Fire Prevention Week is October 7 - 13, 2012
This year’s theme is “Have 2 Ways Out” which focuses on the importance of fire escape labels, planning, and practice. Read these fire safety tips and check out the titles below for ways to teach fire prevention.
Have a look back at our previous feature.
Firefighters to the Rescue
Emergencies can happen at any moment, and firefighters must always be ready to save the day. The exhilarating title from “The Work of Heroes: First Responders in Action” series gives readers an inside look at some of the dangerous situations that firefighters face every day. Captivating color photos with informative captions accompany touching stories of heroic rescues and brave actions in dangerous situations. This high-interest work gives children a glimpse inside life at the fire station, methods of job training, and reasons that some choose this dangerous but rewarding career. Included are thought-provoking true accounts of catastrophic events with photos, including the terrorist attacks of September 11, 2001 and the Deepwater Horizon oil rig explosion. Readers will learn that firefighters are not only called on to extinguish fires, but respond to various other emergency situations as well. Readers will become familiar with different vehicles used to fight fires, including pumper trucks, planes, and fireboats. New or challenging words are printed in bold and are defined in simple terms in the glossary. In addition, a photo showing a firefighter in full gear is clearly labeled, helping readers to understand the purpose of each piece of equipment. While recommended for those at a third grade reading level, this book will appeal to any children who are interested in a firefighting career or who are fascinated by these real-life heroes. 2012, Bearport Publishing Company, $25.27. Ages 8 up. Reviewer: Rachelle Andrade (Children's Literature).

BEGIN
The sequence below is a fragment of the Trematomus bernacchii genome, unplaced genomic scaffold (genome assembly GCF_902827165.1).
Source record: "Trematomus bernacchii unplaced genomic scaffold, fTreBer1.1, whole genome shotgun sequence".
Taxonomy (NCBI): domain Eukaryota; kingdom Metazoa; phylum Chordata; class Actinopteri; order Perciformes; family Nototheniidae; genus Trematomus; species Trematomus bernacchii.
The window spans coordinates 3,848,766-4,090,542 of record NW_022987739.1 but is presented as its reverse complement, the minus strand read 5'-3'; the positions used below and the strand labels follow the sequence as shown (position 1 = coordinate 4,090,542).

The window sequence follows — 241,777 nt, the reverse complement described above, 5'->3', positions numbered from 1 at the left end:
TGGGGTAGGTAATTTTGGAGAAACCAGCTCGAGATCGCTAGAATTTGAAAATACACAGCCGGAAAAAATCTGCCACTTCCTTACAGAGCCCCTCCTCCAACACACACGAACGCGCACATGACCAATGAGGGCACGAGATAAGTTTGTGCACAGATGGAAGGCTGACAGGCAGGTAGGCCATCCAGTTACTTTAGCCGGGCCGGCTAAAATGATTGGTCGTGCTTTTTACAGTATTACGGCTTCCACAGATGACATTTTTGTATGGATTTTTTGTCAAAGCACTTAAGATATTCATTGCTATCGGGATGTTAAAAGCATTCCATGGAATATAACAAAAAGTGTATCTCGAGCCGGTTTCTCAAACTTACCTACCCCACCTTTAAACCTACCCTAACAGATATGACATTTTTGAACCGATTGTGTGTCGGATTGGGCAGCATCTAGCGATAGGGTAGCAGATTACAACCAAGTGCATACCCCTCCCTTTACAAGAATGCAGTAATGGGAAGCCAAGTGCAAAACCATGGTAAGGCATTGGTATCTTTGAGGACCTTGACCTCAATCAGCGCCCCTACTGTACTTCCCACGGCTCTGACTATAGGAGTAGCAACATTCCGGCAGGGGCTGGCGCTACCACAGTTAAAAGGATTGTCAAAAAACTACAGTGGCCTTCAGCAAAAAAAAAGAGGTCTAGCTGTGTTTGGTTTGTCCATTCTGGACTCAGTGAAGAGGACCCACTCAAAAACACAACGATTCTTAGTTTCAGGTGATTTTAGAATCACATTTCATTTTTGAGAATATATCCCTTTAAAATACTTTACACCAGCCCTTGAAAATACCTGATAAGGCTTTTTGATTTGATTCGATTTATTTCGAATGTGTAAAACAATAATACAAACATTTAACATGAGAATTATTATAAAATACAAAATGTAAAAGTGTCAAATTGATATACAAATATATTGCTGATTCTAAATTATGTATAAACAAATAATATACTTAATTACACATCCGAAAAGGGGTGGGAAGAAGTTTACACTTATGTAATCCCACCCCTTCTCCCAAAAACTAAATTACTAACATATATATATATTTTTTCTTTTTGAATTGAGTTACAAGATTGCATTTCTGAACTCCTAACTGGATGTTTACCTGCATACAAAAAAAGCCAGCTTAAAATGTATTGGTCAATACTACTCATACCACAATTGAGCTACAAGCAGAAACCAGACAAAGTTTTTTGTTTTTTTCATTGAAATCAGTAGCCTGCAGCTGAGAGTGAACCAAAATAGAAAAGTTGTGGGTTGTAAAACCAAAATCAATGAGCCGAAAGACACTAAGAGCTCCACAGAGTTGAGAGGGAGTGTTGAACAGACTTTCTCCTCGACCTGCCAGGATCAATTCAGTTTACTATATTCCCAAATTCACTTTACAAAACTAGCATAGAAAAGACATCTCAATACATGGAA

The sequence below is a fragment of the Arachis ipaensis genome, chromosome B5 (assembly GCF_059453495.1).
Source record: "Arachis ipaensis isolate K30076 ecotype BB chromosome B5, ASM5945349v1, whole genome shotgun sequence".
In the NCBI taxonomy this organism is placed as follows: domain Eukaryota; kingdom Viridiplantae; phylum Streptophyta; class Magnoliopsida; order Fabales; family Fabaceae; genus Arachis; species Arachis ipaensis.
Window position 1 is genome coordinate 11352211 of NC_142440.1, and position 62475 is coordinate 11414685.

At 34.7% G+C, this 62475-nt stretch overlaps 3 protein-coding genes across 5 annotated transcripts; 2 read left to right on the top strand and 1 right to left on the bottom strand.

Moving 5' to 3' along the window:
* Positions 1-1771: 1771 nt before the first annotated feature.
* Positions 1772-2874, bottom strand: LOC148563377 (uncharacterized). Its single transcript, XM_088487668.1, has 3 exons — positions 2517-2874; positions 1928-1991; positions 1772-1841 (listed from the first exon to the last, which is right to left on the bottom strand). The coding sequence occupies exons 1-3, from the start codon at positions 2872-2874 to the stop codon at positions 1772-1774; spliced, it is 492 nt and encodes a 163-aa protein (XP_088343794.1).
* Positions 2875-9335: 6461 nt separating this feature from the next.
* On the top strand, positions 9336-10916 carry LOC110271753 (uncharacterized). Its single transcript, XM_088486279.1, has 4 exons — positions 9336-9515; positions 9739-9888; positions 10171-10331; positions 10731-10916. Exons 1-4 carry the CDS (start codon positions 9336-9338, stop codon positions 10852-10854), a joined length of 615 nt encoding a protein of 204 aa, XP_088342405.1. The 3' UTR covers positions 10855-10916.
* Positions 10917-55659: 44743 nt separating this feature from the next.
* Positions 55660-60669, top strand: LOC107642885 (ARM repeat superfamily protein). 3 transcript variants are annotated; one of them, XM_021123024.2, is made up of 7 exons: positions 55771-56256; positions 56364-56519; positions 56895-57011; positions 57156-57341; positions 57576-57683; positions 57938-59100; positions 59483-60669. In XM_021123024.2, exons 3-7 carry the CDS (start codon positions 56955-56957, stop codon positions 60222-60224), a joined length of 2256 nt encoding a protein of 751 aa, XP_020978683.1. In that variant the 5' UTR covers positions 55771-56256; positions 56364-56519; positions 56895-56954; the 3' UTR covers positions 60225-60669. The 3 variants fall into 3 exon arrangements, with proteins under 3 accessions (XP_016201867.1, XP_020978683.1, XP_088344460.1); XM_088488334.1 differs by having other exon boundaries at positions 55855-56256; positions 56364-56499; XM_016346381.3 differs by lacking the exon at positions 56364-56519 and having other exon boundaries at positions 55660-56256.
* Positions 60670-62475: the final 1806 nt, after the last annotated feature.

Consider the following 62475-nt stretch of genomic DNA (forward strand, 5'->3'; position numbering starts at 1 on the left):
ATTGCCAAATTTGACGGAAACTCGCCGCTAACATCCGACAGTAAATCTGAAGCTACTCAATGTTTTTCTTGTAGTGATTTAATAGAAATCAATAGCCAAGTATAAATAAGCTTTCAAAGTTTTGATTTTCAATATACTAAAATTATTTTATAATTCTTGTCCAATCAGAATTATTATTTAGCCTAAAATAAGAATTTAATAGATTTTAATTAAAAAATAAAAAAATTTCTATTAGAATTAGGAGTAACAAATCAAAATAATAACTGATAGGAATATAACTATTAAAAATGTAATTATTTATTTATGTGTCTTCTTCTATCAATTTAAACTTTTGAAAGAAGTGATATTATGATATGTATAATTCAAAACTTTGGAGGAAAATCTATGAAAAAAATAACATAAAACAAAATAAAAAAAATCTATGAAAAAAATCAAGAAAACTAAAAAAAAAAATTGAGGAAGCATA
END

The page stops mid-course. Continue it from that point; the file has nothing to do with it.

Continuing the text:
The nature of fires and the procedures taken to restore balance after disasters caused by fires are presented within this text. In the beginning, fire is defined and the conditions required for a fire to begin are provided. As further explanation, numerous examples of previous destructive fires around the world are given. These examples give the reader a relatively thorough glimpse into the dangers of fires and the steps that were taken toward restoring communities that experienced such tragedy. The glossary is succinct and informative as it provides clear definitions for new words presented in the text. The illustrations throughout are artistically displayed contributing to the overall artistic yet serious message of the text. The supplemental information, such as Breaking News and At-A-Glance, provide the reader with additional resources to explore for further study of this type of disaster. The index is all-conclusive and provides a nice final piece to an informative book. Part of the “Emergency!” series. 2011, Arcturus Publishing, $28.50. Ages 8 up. Reviewer: Allison Fetters (Children's Literature).
Fire Trucks in Action
Anne E. Hanso